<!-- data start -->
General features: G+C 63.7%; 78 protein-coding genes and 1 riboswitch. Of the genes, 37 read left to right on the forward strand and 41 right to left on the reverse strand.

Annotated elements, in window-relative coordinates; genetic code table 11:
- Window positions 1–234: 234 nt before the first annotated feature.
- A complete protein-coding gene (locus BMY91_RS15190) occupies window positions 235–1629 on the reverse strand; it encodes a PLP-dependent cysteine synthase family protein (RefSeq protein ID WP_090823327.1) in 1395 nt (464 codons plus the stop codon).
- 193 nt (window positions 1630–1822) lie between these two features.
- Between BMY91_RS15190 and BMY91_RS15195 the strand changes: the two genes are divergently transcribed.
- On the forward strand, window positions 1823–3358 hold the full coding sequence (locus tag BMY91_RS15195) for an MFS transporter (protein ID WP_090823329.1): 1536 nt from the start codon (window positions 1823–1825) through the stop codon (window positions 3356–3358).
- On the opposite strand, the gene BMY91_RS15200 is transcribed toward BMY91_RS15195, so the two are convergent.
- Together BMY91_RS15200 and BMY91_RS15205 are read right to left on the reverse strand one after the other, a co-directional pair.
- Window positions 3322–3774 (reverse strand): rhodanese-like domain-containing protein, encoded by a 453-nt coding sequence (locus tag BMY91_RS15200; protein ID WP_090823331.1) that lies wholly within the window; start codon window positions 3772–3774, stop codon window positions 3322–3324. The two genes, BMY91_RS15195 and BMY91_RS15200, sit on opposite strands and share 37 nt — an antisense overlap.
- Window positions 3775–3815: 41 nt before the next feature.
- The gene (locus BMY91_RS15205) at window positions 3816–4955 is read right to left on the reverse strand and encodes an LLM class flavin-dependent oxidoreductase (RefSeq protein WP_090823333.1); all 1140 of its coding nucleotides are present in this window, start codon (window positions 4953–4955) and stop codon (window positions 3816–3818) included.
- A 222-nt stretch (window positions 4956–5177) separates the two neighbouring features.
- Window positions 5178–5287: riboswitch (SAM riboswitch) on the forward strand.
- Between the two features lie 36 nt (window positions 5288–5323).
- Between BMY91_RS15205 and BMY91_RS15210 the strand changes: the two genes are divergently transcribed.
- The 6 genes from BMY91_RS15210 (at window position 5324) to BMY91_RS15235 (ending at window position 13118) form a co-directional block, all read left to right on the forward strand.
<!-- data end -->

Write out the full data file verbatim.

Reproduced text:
General features: G+C 63.7%; 78 protein-coding genes and 1 riboswitch. Of the genes, 37 read left to right on the forward strand and 41 right to left on the reverse strand.

Annotated elements, in window-relative coordinates; genetic code table 11:
- Window positions 1–234: 234 nt before the first annotated feature.
- A complete protein-coding gene (locus BMY91_RS15190) occupies window positions 235–1629 on the reverse strand; it encodes a PLP-dependent cysteine synthase family protein (RefSeq protein ID WP_090823327.1) in 1395 nt (464 codons plus the stop codon).
- 193 nt (window positions 1630–1822) lie between these two features.
- Between BMY91_RS15190 and BMY91_RS15195 the strand changes: the two genes are divergently transcribed.
- On the forward strand, window positions 1823–3358 hold the full coding sequence (locus tag BMY91_RS15195) for an MFS transporter (protein ID WP_090823329.1): 1536 nt from the start codon (window positions 1823–1825) through the stop codon (window positions 3356–3358).
- On the opposite strand, the gene BMY91_RS15200 is transcribed toward BMY91_RS15195, so the two are convergent.
- Together BMY91_RS15200 and BMY91_RS15205 are read right to left on the reverse strand one after the other, a co-directional pair.
- Window positions 3322–3774 (reverse strand): rhodanese-like domain-containing protein, encoded by a 453-nt coding sequence (locus tag BMY91_RS15200; protein ID WP_090823331.1) that lies wholly within the window; start codon window positions 3772–3774, stop codon window positions 3322–3324. The two genes, BMY91_RS15195 and BMY91_RS15200, sit on opposite strands and share 37 nt — an antisense overlap.
- Window positions 3775–3815: 41 nt before the next feature.
- The gene (locus BMY91_RS15205) at window positions 3816–4955 is read right to left on the reverse strand and encodes an LLM class flavin-dependent oxidoreductase (RefSeq protein WP_090823333.1); all 1140 of its coding nucleotides are present in this window, start codon (window positions 4953–4955) and stop codon (window positions 3816–3818) included.
- A 222-nt stretch (window positions 4956–5177) separates the two neighbouring features.
- Window positions 5178–5287: riboswitch (SAM riboswitch) on the forward strand.
- Between the two features lie 36 nt (window positions 5288–5323).
- Between BMY91_RS15205 and BMY91_RS15210 the strand changes: the two genes are divergently transcribed.
- The 6 genes from BMY91_RS15210 (at window position 5324) to BMY91_RS15235 (ending at window position 13118) form a co-directional block, all read left to right on the forward strand.